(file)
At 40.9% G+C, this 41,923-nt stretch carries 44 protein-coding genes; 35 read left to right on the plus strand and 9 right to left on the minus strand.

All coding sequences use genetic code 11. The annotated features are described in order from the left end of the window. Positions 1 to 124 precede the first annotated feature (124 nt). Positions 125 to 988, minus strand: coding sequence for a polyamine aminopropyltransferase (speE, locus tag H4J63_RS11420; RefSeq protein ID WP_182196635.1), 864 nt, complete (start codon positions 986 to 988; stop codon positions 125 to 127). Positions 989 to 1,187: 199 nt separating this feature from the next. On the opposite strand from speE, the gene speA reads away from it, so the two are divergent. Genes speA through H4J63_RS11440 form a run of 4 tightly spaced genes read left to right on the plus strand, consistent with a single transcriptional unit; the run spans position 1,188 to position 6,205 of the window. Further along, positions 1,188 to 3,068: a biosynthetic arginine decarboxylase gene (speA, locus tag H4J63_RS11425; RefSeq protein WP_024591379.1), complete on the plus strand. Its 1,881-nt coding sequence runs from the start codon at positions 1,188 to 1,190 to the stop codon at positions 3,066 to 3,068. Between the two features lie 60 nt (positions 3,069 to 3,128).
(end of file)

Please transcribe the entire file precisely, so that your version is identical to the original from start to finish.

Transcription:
At 40.9% G+C, this 41,923-nt stretch carries 44 protein-coding genes; 35 read left to right on the plus strand and 9 right to left on the minus strand.

All coding sequences use genetic code 11. The annotated features are described in order from the left end of the window. Positions 1 to 124 precede the first annotated feature (124 nt). Positions 125 to 988, minus strand: coding sequence for a polyamine aminopropyltransferase (speE, locus tag H4J63_RS11420; RefSeq protein ID WP_182196635.1), 864 nt, complete (start codon positions 986 to 988; stop codon positions 125 to 127). Positions 989 to 1,187: 199 nt separating this feature from the next. On the opposite strand from speE, the gene speA reads away from it, so the two are divergent. Genes speA through H4J63_RS11440 form a run of 4 tightly spaced genes read left to right on the plus strand, consistent with a single transcriptional unit; the run spans position 1,188 to position 6,205 of the window. Further along, positions 1,188 to 3,068: a biosynthetic arginine decarboxylase gene (speA, locus tag H4J63_RS11425; RefSeq protein WP_024591379.1), complete on the plus strand. Its 1,881-nt coding sequence runs from the start codon at positions 1,188 to 1,190 to the stop codon at positions 3,066 to 3,068. Between the two features lie 60 nt (positions 3,069 to 3,128).